Nate Silver reviews the post debate polls, which show President Obama as the narrow winner, a result that more or less accords with my view:
Scientific polls conducted after Tuesday night’s presidential debate in New York give a modest edge to President Obama.
A CBS News/Knowledge networks poll of undecided voters who watched the debate found 37 percent giving an advantage to Mr. Obama, 30 percent favoring Mitt Romney and 33 percent calling the debate a tie. That represents a narrower lead for Mr. Obama than Mr. Romney had after the first debate in Denver, when a similar poll gave Mr. Romney a 46-22 edge.
A CNN poll of registered voters who watched the debate — not just undecided voters, as in the CBS News survey — also gave the debate to Mr. Obama by a seven-point margin, 46 percent to 39 percent. Mr. Romney had won by a much larger margin, 67 percent to 25 percent, in CNN’s poll after the first debate.
Mr. Obama may have benefited in the CNN poll from diminished expectations: 73 percent of voters in the poll said he performed better than they expected, against just 10 percent who said he did worse.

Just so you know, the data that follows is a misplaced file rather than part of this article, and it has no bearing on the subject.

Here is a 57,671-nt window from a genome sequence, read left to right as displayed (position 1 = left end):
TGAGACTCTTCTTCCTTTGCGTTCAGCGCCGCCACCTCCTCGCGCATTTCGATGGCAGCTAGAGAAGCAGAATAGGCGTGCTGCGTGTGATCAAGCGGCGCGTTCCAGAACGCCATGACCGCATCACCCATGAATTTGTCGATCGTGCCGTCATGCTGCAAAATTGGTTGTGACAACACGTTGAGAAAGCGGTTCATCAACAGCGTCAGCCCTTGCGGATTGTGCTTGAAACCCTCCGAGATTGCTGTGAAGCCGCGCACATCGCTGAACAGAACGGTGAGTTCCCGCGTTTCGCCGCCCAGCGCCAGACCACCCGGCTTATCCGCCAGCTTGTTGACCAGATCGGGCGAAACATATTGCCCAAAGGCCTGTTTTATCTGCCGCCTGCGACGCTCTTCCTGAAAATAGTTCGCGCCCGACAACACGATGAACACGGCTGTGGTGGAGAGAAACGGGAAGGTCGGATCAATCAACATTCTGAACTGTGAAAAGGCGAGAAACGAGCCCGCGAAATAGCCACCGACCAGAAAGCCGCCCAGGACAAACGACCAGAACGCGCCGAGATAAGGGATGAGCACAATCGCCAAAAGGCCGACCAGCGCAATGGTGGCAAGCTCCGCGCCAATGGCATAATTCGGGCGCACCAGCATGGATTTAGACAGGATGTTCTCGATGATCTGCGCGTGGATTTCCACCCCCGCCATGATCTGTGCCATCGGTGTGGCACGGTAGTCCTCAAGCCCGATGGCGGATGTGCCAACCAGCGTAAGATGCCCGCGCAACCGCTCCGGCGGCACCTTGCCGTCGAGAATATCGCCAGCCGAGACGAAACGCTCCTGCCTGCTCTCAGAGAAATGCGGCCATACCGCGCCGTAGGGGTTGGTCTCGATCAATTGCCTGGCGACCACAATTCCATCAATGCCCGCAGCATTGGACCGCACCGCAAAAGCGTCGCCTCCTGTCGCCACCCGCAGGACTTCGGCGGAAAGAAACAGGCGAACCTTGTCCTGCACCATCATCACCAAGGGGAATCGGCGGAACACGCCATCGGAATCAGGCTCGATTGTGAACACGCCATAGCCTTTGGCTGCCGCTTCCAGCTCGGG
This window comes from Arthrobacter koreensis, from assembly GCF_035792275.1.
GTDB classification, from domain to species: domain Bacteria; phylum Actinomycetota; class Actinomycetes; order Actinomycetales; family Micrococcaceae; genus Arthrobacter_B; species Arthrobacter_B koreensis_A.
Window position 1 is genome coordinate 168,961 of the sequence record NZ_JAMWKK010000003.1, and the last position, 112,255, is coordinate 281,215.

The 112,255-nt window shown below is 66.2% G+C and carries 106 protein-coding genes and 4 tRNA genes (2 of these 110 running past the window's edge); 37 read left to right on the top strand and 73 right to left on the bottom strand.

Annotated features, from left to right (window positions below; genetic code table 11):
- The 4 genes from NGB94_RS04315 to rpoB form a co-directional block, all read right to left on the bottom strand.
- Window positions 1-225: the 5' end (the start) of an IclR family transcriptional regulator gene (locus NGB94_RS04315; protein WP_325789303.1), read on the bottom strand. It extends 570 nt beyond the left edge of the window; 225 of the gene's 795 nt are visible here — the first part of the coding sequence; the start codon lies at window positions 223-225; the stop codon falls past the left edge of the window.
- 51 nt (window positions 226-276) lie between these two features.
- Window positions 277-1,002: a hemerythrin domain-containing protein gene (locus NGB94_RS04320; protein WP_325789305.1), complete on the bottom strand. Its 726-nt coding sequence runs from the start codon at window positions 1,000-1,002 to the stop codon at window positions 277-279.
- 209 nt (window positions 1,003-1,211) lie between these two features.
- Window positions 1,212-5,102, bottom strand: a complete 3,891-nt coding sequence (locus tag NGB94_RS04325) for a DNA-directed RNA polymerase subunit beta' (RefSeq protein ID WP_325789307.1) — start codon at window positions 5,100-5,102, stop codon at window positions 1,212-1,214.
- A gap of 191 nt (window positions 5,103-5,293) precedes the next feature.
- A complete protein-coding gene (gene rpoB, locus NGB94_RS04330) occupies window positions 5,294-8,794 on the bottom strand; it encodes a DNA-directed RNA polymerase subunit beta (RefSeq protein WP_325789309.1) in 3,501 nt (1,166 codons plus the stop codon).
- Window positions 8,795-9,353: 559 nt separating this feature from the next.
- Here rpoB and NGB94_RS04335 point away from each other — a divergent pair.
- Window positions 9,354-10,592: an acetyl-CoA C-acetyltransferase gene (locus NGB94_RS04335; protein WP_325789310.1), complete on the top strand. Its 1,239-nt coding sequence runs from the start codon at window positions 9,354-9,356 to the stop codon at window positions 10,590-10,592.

Two other polls gave Mr. Obama a somewhat clearer advantage. A Battleground poll of likely voters in swing states who watched the debate had him winning 53-38.
An online poll by Google Consumer Surveys gave Mr. Obama a 48 percent to 31 percent edge among registered voters.
There were also two scientific surveys about the debate conducted among voters in particular states.
A Public Policy Polling survey of Colorado voters who watched the debate found 48 percent declaring Mr. Obama the winner, and 44 percent for Mr. Romney. Mr. Obama’s advantage was clearer in the poll among independent voters, who gave him a 58-36 edge. However, the candidates were roughly tied when Public Policy Polling asked them how the debate swayed their vote, with 37 percent saying the debate made them more likely to vote for Mr. Obama, with 36 percent for Mr. Romney.
By the way, Nate Silver at 538 has been taking unmerited grief from some in the the right-leaning blogosphere this year. Silver’s comments on his models have been mostly fair and very detailed. His models might be under-estimating Romney’s chances a bit right now, but Silver should be doing exactly what he is doing: following the estimates that his models generate. No models are perfect, but his are probably better than anyone else’s.